Lewis:  That’s right.
Clarke:  --churning them out.  So where do you see this—when it first happened with ACORN, it was like, oh it’s just this nutty right-wing guy’s website.  And he pays a videographer to go around and do mean stuff.  And boy, that’s weird.  It caught on so bad.  I wonder what happened and gee, too bad.  Oh, where is that group?  Oh, too bad.  They’re out of business.  So it kind of caught people’s up.  Now we’re into this.  Like you said, we know they’re—so how do you see that (16:00) trajectory and where are we in that process right now, because we have another election just coming up in—
Lewis:  We do.  I mean, the rise of the Tea Party was not accidental.  You’ve got to give credit where credit is due.  The day after the 2008 election when the right lost, they immediately, immediately set about organizing.  They immediately set (16:30) about looking at the 2010 midterm elections, immediately.  This is why I’m always sort of like on a “Wake up, progressives” tour, you know?  Wake up, left.  Don’t sleep here because you must organize, organize, organize all the time.  You began to see a tactic because those of us who consider ourselves on the left (17:00) and progressive, you know, we’re really very civilized about our arguments.  We always think that they have to be grounded in fact.  Well, the other side doesn’t care about fact.  It is all about winning and maintaining power.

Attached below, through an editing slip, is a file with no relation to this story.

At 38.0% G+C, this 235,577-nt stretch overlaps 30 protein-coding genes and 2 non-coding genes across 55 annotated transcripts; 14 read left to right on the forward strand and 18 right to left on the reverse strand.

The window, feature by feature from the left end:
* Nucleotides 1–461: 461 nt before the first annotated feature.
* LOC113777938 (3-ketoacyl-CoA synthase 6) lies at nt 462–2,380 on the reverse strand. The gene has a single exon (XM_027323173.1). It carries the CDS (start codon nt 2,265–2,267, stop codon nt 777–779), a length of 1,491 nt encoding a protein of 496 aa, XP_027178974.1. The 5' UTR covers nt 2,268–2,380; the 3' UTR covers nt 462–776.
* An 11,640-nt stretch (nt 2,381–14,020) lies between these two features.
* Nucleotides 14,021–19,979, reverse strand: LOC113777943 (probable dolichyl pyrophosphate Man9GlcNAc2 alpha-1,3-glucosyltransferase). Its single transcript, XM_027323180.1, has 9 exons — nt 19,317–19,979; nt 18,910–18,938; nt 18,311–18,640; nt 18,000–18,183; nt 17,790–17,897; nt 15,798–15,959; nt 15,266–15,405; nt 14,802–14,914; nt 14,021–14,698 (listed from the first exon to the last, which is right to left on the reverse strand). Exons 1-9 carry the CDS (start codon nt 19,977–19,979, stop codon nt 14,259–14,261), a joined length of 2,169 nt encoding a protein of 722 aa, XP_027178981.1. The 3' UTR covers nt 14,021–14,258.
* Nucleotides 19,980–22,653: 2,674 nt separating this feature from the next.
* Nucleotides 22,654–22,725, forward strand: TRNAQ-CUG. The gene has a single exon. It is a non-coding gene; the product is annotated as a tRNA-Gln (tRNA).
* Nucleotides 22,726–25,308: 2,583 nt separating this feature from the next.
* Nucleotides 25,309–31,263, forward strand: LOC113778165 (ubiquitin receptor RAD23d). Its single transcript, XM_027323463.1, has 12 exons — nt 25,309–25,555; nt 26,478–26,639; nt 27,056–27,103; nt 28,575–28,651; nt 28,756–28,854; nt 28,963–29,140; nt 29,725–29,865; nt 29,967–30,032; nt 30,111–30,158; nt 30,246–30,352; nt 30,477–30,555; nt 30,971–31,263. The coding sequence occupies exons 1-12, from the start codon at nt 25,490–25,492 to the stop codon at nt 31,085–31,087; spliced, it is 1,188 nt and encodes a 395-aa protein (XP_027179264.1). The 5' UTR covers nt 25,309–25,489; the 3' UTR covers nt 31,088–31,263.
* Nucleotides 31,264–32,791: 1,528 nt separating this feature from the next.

When you go after the largest voter registration operation in the country—at our height, we, ACORN accounted for (17:30) 25 percent of all voter registration.  Karl Rove in 2004 put his sights on us because we had a minimum wage ballot initiative in Florida.  We registered over a million people and we moved those people to the polls based on issues, the issue of raising the minimum wage, not on a personality.  Even though (18:00) George Bush won that state, people who may have voted for Bush also went to the other section of the ballot and voted to raise the minimum wage.  That was dangerous.  The New York Times published Karl Rove’s emails saying this is the real danger to the Republican Party and to the right.  We must go after them.  So there ensued AttorneyGate. (18:30) So you remember Alberto Gonzales and the resignation of US attorneys who said, “We’re being used for political purposes.”
Clarke:  Oh, right.  Right.  The whole scale just slipped my mind for a while there, didn’t it?